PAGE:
When an invitation is created on a node (which from now on we will call the
server) using the
tinc invite command, an invitation file is created
that contains all the information necessary for the invitee (which we will call
the client) to create its configuration files. The invitation file is stays on
the server, but a URL is generated that has enough information for the client
to contact the server and to retrieve the invitation file. The whole URL is
around 80 characters long and looks like this:
It is composed of four parts:
hostname : port / keyhash cookie
The hostname and port tell the client how to reach the tinc daemon on the server. The part after the slash looks like one blob, but is composed of two parts. The keyhash is the hash of the public key of the server. The cookie is a shared secret that identifies the client to the server.
When the client connects to the server in order to join the VPN, the client and server will exchange temporary public keys. The client verifies that the hash of the server’s public key matches the keyhash from the invitation URL. If not, it will immediately exit with an error. Otherwise, an ECDH exchange will happen so the client and server can communicate privately with each other. The client will then present the cookie to the server. The server uses this to look up the corresponding invitation file it generated earlier. If it exists, it will send the invitation file to the client. The client will also create a permanent public key, and send it to the server. After the exchange is completed, the connection is broken. The server creates a host config file for the client containing the client’s permanent public key, and the client creates tinc.conf, host config files and possibly a tinc-up script based on the information in the invitation file.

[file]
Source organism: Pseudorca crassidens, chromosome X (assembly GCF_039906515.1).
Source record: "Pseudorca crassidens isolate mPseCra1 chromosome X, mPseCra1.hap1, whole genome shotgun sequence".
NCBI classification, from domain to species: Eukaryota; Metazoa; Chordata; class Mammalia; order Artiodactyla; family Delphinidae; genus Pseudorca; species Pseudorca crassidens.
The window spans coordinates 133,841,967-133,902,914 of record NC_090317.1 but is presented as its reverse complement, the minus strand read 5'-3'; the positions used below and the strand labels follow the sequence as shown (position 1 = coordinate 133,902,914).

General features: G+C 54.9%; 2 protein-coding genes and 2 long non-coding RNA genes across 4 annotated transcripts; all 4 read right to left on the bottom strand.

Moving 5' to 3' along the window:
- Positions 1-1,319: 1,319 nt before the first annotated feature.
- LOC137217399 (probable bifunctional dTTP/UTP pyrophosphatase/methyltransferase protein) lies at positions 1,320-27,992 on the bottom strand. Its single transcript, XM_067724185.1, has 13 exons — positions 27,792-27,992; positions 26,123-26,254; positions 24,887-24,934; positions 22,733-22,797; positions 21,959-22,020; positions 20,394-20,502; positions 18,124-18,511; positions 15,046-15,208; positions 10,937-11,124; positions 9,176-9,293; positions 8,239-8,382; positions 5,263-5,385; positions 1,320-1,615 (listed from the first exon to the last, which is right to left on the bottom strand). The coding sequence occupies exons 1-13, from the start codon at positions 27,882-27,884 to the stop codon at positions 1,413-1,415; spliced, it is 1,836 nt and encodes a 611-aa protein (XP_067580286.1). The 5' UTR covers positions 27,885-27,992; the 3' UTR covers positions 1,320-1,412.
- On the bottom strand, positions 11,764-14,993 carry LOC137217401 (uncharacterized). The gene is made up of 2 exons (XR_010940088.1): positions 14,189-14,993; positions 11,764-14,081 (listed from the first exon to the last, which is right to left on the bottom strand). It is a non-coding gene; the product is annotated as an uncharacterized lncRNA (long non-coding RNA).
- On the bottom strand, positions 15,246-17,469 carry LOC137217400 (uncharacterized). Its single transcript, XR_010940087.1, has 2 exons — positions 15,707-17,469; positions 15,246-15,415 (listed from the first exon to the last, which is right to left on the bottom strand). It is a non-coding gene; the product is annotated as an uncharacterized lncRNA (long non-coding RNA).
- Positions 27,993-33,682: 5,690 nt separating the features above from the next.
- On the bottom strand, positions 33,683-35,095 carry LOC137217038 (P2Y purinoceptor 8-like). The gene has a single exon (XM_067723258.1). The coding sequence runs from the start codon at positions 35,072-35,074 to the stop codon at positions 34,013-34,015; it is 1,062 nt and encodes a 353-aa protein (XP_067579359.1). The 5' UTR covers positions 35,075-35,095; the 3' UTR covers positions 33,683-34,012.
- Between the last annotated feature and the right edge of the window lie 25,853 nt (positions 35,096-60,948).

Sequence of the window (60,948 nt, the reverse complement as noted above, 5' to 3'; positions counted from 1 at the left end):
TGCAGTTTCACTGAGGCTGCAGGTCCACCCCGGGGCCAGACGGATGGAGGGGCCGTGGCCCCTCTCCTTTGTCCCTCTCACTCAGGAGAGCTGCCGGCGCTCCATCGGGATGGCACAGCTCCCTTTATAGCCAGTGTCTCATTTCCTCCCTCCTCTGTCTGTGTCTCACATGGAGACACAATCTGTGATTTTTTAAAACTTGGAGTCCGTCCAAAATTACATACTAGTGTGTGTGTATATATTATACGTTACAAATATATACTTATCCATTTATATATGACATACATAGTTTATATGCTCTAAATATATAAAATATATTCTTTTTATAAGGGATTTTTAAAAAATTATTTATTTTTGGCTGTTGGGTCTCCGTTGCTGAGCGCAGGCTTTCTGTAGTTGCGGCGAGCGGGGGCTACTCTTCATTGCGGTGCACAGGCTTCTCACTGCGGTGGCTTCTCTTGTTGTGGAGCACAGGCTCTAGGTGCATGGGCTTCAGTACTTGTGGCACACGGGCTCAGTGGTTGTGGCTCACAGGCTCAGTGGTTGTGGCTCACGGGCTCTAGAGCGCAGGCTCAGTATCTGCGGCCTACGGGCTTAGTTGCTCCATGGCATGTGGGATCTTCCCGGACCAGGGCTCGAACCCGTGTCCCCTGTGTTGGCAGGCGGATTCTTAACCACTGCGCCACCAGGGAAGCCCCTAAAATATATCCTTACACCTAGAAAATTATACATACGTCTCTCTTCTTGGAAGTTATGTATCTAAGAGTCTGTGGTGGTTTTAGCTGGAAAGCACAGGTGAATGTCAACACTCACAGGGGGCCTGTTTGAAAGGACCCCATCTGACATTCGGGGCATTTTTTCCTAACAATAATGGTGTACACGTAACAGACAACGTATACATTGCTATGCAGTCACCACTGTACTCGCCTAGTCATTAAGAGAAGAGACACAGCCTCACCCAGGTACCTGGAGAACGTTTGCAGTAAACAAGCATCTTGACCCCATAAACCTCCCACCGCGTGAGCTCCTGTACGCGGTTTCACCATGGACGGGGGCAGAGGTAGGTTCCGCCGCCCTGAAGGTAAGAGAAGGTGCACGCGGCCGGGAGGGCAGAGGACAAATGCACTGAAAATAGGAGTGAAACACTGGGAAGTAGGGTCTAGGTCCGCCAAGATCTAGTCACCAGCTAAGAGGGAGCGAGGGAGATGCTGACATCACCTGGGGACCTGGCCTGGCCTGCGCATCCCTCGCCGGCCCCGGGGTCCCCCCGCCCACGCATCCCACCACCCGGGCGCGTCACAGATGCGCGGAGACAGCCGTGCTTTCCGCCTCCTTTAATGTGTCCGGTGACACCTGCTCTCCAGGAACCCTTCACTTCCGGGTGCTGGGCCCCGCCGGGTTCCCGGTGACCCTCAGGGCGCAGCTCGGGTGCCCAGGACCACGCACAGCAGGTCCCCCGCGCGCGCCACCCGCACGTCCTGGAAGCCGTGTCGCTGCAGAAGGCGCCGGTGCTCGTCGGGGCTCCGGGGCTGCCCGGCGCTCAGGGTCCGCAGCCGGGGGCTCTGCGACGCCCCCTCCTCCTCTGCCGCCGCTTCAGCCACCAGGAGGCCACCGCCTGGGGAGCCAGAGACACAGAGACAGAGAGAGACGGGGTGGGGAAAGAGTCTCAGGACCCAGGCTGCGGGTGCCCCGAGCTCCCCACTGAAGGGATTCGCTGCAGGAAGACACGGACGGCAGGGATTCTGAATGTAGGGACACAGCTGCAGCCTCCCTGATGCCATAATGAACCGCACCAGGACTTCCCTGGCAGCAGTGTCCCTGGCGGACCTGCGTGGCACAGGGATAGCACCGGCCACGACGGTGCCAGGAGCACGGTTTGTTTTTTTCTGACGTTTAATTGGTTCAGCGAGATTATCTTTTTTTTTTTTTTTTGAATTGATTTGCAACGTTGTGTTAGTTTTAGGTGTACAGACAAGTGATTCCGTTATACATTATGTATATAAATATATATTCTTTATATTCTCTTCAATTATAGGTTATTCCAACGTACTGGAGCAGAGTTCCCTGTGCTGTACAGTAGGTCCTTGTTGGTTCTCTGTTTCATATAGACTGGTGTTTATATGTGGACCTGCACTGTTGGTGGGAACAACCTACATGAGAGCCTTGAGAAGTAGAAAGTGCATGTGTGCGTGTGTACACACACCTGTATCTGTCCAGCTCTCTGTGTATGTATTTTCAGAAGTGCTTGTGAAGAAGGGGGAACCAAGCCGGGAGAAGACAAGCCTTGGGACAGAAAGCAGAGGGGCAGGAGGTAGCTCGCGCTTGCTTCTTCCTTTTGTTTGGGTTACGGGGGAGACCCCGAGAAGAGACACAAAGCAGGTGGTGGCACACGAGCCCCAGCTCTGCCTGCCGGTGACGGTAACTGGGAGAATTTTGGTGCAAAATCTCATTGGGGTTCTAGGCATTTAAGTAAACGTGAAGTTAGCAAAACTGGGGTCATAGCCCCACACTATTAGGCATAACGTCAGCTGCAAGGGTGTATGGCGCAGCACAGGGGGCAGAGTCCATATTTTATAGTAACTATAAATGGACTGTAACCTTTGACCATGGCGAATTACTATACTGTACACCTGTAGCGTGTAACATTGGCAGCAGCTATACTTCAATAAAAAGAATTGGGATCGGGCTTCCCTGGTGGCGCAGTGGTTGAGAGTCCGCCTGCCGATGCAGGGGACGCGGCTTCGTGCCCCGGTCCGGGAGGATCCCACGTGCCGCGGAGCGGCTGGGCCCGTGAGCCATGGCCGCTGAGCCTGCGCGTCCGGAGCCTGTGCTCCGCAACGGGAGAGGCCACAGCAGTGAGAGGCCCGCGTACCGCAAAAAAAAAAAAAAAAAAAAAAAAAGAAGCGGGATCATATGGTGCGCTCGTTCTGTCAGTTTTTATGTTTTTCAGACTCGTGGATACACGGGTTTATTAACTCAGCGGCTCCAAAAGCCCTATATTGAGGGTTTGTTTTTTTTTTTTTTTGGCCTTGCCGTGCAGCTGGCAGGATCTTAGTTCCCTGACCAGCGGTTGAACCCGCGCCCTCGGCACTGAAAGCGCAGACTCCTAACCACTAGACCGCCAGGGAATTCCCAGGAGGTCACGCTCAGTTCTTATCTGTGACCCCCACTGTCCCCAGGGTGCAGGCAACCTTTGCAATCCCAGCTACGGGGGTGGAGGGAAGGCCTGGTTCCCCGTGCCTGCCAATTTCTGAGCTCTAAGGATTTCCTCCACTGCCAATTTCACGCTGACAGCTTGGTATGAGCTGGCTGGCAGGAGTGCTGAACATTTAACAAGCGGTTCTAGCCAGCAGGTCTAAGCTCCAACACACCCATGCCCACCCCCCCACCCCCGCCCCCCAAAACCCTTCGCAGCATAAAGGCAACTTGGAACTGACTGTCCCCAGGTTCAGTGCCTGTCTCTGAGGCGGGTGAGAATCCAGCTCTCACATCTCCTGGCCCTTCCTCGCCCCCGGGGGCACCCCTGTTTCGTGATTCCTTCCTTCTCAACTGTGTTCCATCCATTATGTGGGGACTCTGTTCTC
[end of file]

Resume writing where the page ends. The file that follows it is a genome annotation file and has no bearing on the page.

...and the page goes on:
It is important that the invitation URL is kept secret until it is used; if
another person gets a copy of the invitation URL before the real client runs
tinc join command, then that other person can try to join the VPN.